that wolves and leopards are beautiful.
It's not surprising, then, that California's sharks seem to be doing
nominally better than sharks native to African, Asian or South American waters,
where they remain little more than commodities to be eaten or sold -- or
bogies to be feared.
Joe Bizzarro, a research scientist with the Pacific Shark Research Center
at Moss Landing Marine Laboratories (not to be confused with Van Sommeran's
group), emphasized that there is no extensive population database as yet for
sharks of the eastern Pacific. Nevertheless, said Bizzarro, the "trajectory"
for many species appears generally positive.
Great white sharks were designated a protected species by the state of
California in 1994, and basking sharks received the same status in 2000. While
baskers remain an utter enigma -- they show up unpredictably offshore in
small pods, cruising the surface with their gigantic maws agape to scoop up
plankton, then disappear for months or years at a time -- great whites seem
to be doing pretty well, said Bizzarro.
And angel sharks -- a once-common, rather flat shark that somewhat
resembles a skate or ray -- also seem to be on the upswing, he said.
"Back in the 1980s, angel sharks used to be a common ingredient in
restaurant fish tacos," Bizzarro said. "They were a major catch for the coastal
gill net fishery. But the gill nets have since been moved to deeper water, and
a giant processing plant in Mexico has been shut down."
Likewise, said Bizzarro, mako and thresher sharks have benefited from the
2000 closing of the high seas drift gill net fishery, which operated in
"The nets primarily targeted swordfish, but there was a huge by-catch of
threshers and makos off Southern California," Bizzarro said. "Those waters are
a nursery area for both species, so the closure of the high seas fishery is a
But a significant potential threat to the state's mako and thresher
populations remains: the recreational tournament fishing industry, which has
boomed in recent years due to the growing popularity of sport fishing shows on
outdoor and sport cable TV networks. Between 2000 and 2004, said Bizzarro,
about 5,000 makos and 2,500 threshers were caught off Southern California's
coast each year.
"We'd really like to see the shark tournaments go the way of many billfish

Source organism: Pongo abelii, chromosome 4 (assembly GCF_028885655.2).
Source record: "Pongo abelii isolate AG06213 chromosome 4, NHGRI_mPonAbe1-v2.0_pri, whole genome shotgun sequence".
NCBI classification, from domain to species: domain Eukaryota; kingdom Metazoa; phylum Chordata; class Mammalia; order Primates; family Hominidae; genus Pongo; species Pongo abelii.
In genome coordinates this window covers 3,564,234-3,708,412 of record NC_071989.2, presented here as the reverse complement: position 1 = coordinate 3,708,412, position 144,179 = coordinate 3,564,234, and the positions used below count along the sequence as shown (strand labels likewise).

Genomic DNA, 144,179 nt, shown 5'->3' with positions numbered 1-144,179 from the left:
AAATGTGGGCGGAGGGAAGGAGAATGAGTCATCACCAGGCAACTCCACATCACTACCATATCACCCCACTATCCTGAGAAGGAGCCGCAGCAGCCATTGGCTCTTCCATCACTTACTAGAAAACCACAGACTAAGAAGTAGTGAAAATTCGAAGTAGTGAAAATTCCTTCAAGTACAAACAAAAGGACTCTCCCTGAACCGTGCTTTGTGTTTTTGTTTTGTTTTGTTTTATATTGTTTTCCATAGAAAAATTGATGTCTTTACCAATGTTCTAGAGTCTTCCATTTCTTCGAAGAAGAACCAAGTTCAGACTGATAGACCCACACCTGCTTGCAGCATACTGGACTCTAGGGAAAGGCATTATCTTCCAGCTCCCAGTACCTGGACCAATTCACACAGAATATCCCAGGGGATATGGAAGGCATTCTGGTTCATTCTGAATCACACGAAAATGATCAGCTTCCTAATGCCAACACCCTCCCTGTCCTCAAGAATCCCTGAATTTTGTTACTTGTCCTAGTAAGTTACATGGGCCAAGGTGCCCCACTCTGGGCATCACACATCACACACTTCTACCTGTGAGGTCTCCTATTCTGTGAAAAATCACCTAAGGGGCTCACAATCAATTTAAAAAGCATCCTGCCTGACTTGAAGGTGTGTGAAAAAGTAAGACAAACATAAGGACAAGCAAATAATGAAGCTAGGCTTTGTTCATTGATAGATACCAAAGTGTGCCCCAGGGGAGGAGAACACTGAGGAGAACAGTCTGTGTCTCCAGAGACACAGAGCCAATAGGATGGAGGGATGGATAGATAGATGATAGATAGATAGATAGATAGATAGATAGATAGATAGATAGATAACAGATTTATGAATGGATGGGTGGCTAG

tournaments, which now emphasize catch and release," said Heidi Dewar, a
research biologist with the fisheries branch of the National Oceanic &
Atmospheric Administration. "There would still be some mortality, but it'd be
preferable to the current situation."
While the glamorous pelagic, or open-water, species such as great whites
and makos get most of the attention, California's waters also support a
generous array of estuarine sharks.
Greg Caillet, a professor of ichthyology at Moss Landing Marine
Laboratories, said most of California's estuarine sharks also seem to be doing
reasonably well. That includes perhaps the best-known species, the leopard
shark -- familiar to anyone who has dredged a gobbet of squid or a ripe
anchovy across the bottom of San Francisco Bay for any period of time.
Still, even leopard sharks are vulnerable to poaching. The slim, spotted
fish were in the news recently, when a preacher associated with the Rev. Sun
Myung Moon was apprehended for illegally capturing hundreds of juvenile leopard
sharks in San Francisco Bay for the saltwater aquarium trade.
And many researchers caution that "optimism" and "stability" are relative
terms when used in regard to shark populations. Along with wholesale finning
and sport tournaments, they say, sharks remain threatened by many sanctioned
fisheries, such as the drift gill net fishery currently allowed in U.S.
territorial waters (not to be confused with the generally proscribed high seas
drift gill net fishery that occurred beyond national territorial limits).
The U.S. gill net fishery targets swordfish, said Suzanne Kohin, a
research fisheries biologist with NOAA Fisheries. Gill nets are highly
efficient at catching swordfish, but they also take large numbers of other
pelagic fish, a cohort known collectively as by-catch. Blue sharks --
gracile, large sharks that range worldwide -- comprise a significant portion
of the drift net by-catch. Fishermen are required to release any sharks found
in their nets, Kohin said, but the mortality rate is high, typically running
more than 65 percent.
"We should always be cautious when evaluating data on sharks, because it's
incomplete," said Kohin. "But given that, I would never say they're in great
shape, and that we have no reason to be concerned."
McCosker sees the situation in terms that are far darker -- even
apocalyptic. Sharks of the eastern Pacific -- which includes California --
are as threatened as those from any other region, he said. Any determination
that doesn't reach this conclusion, he observed, could be due to "shifting
baselines" -- evaluating the stability of a population through current
numbers rather than trying to establish any connection to past populations.
McCosker uses blue sharks to illustrate his point. When he was first
studying marine biology in the 1960s, he said, blue sharks were cited by his
professors as the world's most common large fish.
"They were cosmopolitan in distribution, and their populations were
extremely large," he said. "Anybody who fished for salmon or rockfish off
California during those years knows that. Blue sharks swarmed around the boats.
It was hard at times to get any fish aboard before the sharks got them."
Now, said McCosker, a sighting of a blue shark off the California coast is
a noteworthy event.
"I do a lot of salmon fishing, and I don't recall seeing one blue shark
last year," McCosker said, his voice charged with emotion. "To the oceans,
these animals are like lions are to the Serengeti. We're at the brink of an
E-mail Glen Martin at email@example.com.